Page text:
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Democracy As Religion


Lastly, we arrive at the most effective mechanism used to "sell" Democracy to people. You may have noticed that every time there are arguments in favour of Democracy, they fall within two categories. This is no coincidence.

  1. What a hero said
  2. What Democracy accomplished

About heroes

There are four appealing characteristics to use heroes as advertisements for Democracy:

  • They are dead
  • They are liked
  • They have clever (albeit outdated) remarks supporting Democracy
  • Their remarks are general

Why are heroes used? Because by being dead they cannot change their mind. People like them because (at the time) they represented positive change. Their remarks carry weight because they were designed to do so and their remarks are general in nature meaning they don't require hard proof.

In other words, heroes are ideal as Democracy sellers. An added advantage of them being dead is that people has the tendency to avoid confrontation with the ideals of dead people. In society it is seen as disrespectful. Hence, not only heroes have good PR, but a built-in and very tall argument barrier.

About accomplishments

When politicians come out to "sell" democracy, they often do so through the expedient means of "demonstrating" what has been accomplished. These accomplishments invariably come accompanied by remarks such as "…in Democracy" or "…only possible in Democracy" or "through the Democratic process" and so on.

This is a very convenient way of putting it without the need of proving anything. These so-called "accomplishments" are typically private-enterprise driven top-to-bottom (nothing to do with the Democratic system) or government boondoggles (again, nothing to do with the Democratic system - for example the USSR was famous for mega-construction projects). What politicians are using is the perception that without the freedom provided by the Democratic system, this would not have taken place. To a degree they are correct. Democracy is indeed a step forward providing more freedom than its predecessor and as such a better enabler thus a partial source of success. However, what they do is to bundle everything that has been accomplished under the umbrella of Democracy, regardless of who and how it was done and this is the core of the issue. They present Democracy as the only source of success. They do so by the expedient mean of not demonstrating anything. There is no objective proof, statistic, scientific otherwise but there is a lot of rhetoric and very little deductive reasoning. This is, there is a lot of fluff and very little substance. But they don't stop there. Every failure of a sufficiently large size capable of debunking their point of view is conveniently and efficiently swept under the rug or blanketed with secrecy, official or otherwise. Deny everything is their motto.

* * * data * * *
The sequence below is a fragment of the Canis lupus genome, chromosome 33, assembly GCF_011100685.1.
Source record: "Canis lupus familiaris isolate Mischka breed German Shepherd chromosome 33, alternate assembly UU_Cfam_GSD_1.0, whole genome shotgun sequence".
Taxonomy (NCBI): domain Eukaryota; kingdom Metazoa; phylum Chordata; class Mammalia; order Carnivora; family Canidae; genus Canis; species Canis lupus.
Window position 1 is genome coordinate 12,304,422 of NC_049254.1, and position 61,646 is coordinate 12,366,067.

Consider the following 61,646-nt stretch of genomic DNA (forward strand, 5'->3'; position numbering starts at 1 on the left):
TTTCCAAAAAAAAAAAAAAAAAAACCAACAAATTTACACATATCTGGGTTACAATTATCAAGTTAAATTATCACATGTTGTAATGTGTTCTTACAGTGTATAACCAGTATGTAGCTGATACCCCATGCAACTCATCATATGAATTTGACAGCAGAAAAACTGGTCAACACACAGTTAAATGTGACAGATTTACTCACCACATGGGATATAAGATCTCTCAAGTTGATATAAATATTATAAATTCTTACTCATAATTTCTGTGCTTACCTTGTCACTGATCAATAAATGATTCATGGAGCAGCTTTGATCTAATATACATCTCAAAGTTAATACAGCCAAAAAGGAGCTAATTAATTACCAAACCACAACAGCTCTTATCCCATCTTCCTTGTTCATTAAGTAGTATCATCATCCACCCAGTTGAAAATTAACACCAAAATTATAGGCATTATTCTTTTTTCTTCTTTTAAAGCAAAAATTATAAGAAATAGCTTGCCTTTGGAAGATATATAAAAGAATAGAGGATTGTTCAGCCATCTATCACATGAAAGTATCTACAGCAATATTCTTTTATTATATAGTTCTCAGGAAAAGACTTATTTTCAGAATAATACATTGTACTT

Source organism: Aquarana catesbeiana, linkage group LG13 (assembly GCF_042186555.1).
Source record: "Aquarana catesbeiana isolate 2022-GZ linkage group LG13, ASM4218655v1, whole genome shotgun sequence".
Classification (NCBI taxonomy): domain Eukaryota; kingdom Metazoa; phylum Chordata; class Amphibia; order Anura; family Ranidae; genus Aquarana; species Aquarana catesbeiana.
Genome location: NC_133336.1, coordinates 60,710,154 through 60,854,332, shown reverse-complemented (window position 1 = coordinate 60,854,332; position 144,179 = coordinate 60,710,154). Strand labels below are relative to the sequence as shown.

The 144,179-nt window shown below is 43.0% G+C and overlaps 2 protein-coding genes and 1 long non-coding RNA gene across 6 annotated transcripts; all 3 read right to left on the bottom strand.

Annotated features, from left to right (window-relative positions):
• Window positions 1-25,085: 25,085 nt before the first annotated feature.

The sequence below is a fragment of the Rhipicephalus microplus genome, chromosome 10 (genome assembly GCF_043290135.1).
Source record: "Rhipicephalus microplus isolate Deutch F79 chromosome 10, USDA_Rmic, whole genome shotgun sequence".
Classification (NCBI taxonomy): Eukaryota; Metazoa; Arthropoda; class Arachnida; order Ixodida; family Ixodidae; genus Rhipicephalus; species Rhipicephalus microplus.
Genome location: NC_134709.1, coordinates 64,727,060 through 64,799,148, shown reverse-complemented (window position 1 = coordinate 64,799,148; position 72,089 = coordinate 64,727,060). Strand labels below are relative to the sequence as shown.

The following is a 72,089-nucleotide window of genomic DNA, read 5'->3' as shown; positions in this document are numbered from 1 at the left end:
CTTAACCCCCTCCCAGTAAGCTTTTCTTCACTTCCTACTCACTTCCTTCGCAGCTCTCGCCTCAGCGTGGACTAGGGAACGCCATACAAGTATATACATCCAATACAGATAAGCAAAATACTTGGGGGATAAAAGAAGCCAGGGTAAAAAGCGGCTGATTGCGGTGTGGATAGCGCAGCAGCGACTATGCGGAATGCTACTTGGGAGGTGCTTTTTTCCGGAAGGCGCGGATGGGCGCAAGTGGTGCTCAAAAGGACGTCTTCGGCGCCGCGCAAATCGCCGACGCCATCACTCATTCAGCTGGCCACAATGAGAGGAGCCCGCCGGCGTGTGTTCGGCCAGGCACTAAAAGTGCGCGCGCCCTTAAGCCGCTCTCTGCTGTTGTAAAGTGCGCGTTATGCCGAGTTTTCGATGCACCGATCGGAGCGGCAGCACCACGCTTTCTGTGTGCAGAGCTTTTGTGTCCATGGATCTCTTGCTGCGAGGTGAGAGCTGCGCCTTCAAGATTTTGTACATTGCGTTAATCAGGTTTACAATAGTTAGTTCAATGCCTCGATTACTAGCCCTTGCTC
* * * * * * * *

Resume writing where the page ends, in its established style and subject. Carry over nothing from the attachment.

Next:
But how is this possible? Why is that people do not rebel and begin to doubt? Because they accomplish this feat by making the public their accomplice through an act of faith. They argue Democracy as a religion and therefore any opposing doubt must be rejected as an act of faith. Of course, they don't argue Democracy as religion directly; they do so indirectly mostly using peer pressure. Typically what we see are expressions as the following ones:

  • If you are against Democracy you are against us.
  • If you don't vote you want us ill.
  • If you don't support Democratic institutions you are a fascist or a communist.
  • If you don't support our "way of life" you want to destroy us.

And so on. Sound familiar? The problem is that when people are subjected to such expressions they never ask: Why? They are too ashamed to do so. Why is that if we don't support Democracy we want ill for you, destroy you and so forth? If you ask this question and you follow its logical conclusion you will notice that there is no connection. It is what in philosophy is called a non-sequitur. This is "it does not follow", literally. Because the reality is that whatever it may be that we want by not supporting Democracy is something personal and individual; it is not general and as such a specific goal cannot be attributed to it.


Now that we have postulated (proposed) that Democracy is being sold to people as a religion and therefore an act of faith, we need to prove this. We will do so in two parts. The first part will demonstrate that it is possible to argue that Democracy is a religion. The second part will demonstrate our postulate.

Part #1 - Democracy is not objective

Democracy being a Political Theory and a Political System is not something objective but a highly subjective process. We have demonstrated that much in our article Political Theories and Systems - What They Are And How They Work where we compare Political Theories (subjective) versus Scientific Theories (objective). There are vast differences among them.

The fact that Political Theories are subjective opens the door to our next step; to demonstrate that Democracy is being treated as a Religion. This is so because if Political Theories (and therefore Democracy) would be objective, we would be able to demonstrate through deductive reasoning any article of faith, including the existence of God. The reality is that we cannot. Philosophers and religious scholars have tried for millennia; tried and failed. They have even tried rhetoric (or inductive reasoning) and also failed. Every attempt ended in opposing conclusions; in our example this would mean that there are equally strong arguments for the existence of God as well as for its non-existence. No ultimate conclusion can be obtained. The simple truth is that any form of religion is faith based and it cannot be developed objectively.

Note: please see the Glossary if you are unfamiliar with certain words.

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